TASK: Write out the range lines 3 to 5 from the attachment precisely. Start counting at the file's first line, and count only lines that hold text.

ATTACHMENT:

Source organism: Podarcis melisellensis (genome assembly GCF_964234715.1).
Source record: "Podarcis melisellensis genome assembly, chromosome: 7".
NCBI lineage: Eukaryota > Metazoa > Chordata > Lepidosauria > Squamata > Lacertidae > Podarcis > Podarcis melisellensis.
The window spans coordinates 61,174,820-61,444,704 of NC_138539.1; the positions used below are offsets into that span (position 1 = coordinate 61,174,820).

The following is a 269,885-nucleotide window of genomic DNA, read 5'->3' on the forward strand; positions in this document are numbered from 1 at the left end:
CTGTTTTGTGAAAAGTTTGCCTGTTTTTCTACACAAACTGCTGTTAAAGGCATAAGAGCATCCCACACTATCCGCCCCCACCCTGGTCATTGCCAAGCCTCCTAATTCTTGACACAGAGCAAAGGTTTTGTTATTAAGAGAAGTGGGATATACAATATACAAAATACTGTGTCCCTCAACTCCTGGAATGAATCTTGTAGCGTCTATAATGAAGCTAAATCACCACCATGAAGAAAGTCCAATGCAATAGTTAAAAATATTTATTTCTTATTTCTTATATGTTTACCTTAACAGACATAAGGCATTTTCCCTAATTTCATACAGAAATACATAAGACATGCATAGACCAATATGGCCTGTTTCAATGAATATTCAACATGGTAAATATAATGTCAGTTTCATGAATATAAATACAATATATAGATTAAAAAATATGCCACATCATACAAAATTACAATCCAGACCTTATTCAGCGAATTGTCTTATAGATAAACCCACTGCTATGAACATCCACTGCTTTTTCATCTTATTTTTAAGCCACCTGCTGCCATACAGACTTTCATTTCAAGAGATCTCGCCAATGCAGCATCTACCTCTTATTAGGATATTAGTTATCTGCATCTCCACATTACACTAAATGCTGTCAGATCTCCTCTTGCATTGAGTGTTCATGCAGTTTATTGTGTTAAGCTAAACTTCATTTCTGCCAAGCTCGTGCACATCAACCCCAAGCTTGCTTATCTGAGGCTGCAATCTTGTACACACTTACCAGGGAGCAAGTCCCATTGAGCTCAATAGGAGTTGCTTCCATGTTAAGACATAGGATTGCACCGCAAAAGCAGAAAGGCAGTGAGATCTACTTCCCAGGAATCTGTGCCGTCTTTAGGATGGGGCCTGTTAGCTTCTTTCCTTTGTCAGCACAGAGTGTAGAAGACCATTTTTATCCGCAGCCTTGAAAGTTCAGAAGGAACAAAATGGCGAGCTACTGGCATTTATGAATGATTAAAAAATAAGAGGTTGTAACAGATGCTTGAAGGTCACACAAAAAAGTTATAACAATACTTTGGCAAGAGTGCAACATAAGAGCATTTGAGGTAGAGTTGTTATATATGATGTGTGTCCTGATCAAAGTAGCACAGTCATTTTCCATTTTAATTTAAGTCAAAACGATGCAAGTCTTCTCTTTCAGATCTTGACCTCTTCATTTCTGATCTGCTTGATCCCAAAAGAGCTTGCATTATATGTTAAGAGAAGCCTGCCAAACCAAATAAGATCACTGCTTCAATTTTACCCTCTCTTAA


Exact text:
NCBI lineage: Eukaryota > Metazoa > Chordata > Lepidosauria > Squamata > Lacertidae > Podarcis > Podarcis melisellensis.
The window spans coordinates 61,174,820-61,444,704 of NC_138539.1; the positions used below are offsets into that span (position 1 = coordinate 61,174,820).

The following is a 269,885-nucleotide window of genomic DNA, read 5'->3' on the forward strand; positions in this document are numbered from 1 at the left end: